Business owners in towns losing the battle between lower tax revenues and higher pension-related healthcare costs are reportedly pointing to bankruptcy as the way to resolve the issue. Most municipal bond investors are crossing their fingers that a wave of bankruptcies does not develop.
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The push toward bankruptcy for towns has been growing to the point where it compares to homeowners walking away from their debt obligations and mailing their house keys to the bank. As more towns look to bankruptcy to solve their fiscal woes, the stigma lessens.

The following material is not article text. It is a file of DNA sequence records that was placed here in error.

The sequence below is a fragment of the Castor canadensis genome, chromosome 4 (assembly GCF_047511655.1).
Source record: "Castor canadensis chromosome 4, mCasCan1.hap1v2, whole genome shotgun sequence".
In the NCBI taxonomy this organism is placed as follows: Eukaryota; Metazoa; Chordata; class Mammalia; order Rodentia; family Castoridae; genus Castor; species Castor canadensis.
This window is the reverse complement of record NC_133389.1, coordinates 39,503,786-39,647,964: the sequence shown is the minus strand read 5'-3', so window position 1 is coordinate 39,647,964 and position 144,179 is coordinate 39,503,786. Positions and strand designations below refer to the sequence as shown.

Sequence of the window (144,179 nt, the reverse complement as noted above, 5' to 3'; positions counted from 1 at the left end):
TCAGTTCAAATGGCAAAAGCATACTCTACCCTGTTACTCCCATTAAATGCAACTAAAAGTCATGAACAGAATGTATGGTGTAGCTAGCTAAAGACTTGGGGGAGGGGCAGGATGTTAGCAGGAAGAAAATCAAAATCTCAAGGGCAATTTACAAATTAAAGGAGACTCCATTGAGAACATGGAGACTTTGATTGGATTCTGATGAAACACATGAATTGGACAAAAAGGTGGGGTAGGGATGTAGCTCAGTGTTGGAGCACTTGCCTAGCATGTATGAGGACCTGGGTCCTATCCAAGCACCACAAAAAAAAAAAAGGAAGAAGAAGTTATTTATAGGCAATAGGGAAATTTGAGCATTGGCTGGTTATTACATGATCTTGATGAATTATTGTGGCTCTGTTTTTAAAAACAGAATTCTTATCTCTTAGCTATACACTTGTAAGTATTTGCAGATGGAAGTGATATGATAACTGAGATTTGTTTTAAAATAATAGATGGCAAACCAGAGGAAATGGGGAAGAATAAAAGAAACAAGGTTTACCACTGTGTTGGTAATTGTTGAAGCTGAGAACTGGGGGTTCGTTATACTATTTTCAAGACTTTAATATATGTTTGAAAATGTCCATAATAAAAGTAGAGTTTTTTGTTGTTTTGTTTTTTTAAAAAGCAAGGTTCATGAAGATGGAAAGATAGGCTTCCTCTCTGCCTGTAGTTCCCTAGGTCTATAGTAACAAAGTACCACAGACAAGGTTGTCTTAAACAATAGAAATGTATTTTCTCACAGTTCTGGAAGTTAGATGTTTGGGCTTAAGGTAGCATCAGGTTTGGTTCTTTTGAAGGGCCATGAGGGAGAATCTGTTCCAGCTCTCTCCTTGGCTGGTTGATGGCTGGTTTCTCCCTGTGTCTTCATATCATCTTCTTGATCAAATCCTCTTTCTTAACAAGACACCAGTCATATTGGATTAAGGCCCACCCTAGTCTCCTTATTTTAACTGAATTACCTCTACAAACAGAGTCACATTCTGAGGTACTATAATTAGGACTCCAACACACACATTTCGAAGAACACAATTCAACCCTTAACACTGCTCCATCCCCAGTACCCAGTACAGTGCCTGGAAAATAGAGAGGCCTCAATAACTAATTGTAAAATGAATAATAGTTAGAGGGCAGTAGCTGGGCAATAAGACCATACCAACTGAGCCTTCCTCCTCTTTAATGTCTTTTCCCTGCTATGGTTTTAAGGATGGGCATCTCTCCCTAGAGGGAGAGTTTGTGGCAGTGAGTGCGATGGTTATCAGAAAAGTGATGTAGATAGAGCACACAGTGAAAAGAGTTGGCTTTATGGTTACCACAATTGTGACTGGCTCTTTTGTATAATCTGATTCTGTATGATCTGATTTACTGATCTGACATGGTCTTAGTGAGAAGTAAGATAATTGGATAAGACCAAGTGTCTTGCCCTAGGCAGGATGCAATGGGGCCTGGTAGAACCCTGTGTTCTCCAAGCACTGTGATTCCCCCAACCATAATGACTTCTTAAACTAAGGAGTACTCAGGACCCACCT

But there may be much longer term repercussions long after any stigma has been forgotten. Cities and towns that file bankruptcy may cut themselves off from the ability to issue bonds in the future. This means that funding for city projects could be difficult.
Like Greece and other European countries, towns need access to credit markets. And unlike houses or businesses that fail, the bricks from town hall are unlikely to go up for auction.
Even if towns who file for bankruptcy can access the markets
for funding, that funding will cost more and will push up other taxes. Although bankruptcy may be seen as a quick fix, its longer term consequences may be more costly than towns and the businesses within them currently realize.